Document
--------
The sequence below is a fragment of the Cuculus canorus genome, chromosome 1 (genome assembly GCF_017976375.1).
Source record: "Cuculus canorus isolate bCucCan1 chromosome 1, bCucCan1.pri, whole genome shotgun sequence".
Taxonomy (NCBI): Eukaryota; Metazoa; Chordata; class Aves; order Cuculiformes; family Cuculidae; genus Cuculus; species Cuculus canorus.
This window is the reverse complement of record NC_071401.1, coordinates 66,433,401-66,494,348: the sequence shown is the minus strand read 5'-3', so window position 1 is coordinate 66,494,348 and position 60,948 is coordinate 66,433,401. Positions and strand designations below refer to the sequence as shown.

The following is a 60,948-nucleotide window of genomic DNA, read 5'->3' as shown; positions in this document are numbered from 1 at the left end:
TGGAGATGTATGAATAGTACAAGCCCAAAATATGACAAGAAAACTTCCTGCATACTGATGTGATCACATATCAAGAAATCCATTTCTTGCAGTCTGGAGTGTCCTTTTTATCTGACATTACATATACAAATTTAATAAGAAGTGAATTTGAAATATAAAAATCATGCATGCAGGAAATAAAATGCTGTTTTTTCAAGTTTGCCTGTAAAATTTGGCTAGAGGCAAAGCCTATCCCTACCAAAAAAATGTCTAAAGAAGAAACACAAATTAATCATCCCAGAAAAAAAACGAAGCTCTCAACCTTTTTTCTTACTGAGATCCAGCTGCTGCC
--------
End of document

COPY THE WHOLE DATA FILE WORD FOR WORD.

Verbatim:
The sequence below is a fragment of the Cuculus canorus genome, chromosome 1 (genome assembly GCF_017976375.1).
Source record: "Cuculus canorus isolate bCucCan1 chromosome 1, bCucCan1.pri, whole genome shotgun sequence".
Taxonomy (NCBI): Eukaryota; Metazoa; Chordata; class Aves; order Cuculiformes; family Cuculidae; genus Cuculus; species Cuculus canorus.
This window is the reverse complement of record NC_071401.1, coordinates 66,433,401-66,494,348: the sequence shown is the minus strand read 5'-3', so window position 1 is coordinate 66,494,348 and position 60,948 is coordinate 66,433,401. Positions and strand designations below refer to the sequence as shown.

The following is a 60,948-nucleotide window of genomic DNA, read 5'->3' as shown; positions in this document are numbered from 1 at the left end:
TGGAGATGTATGAATAGTACAAGCCCAAAATATGACAAGAAAACTTCCTGCATACTGATGTGATCACATATCAAGAAATCCATTTCTTGCAGTCTGGAGTGTCCTTTTTATCTGACATTACATATACAAATTTAATAAGAAGTGAATTTGAAATATAAAAATCATGCATGCAGGAAATAAAATGCTGTTTTTTCAAGTTTGCCTGTAAAATTTGGCTAGAGGCAAAGCCTATCCCTACCAAAAAAATGTCTAAAGAAGAAACACAAATTAATCATCCCAGAAAAAAAACGAAGCTCTCAACCTTTTTTCTTACTGAGATCCAGCTGCTGCC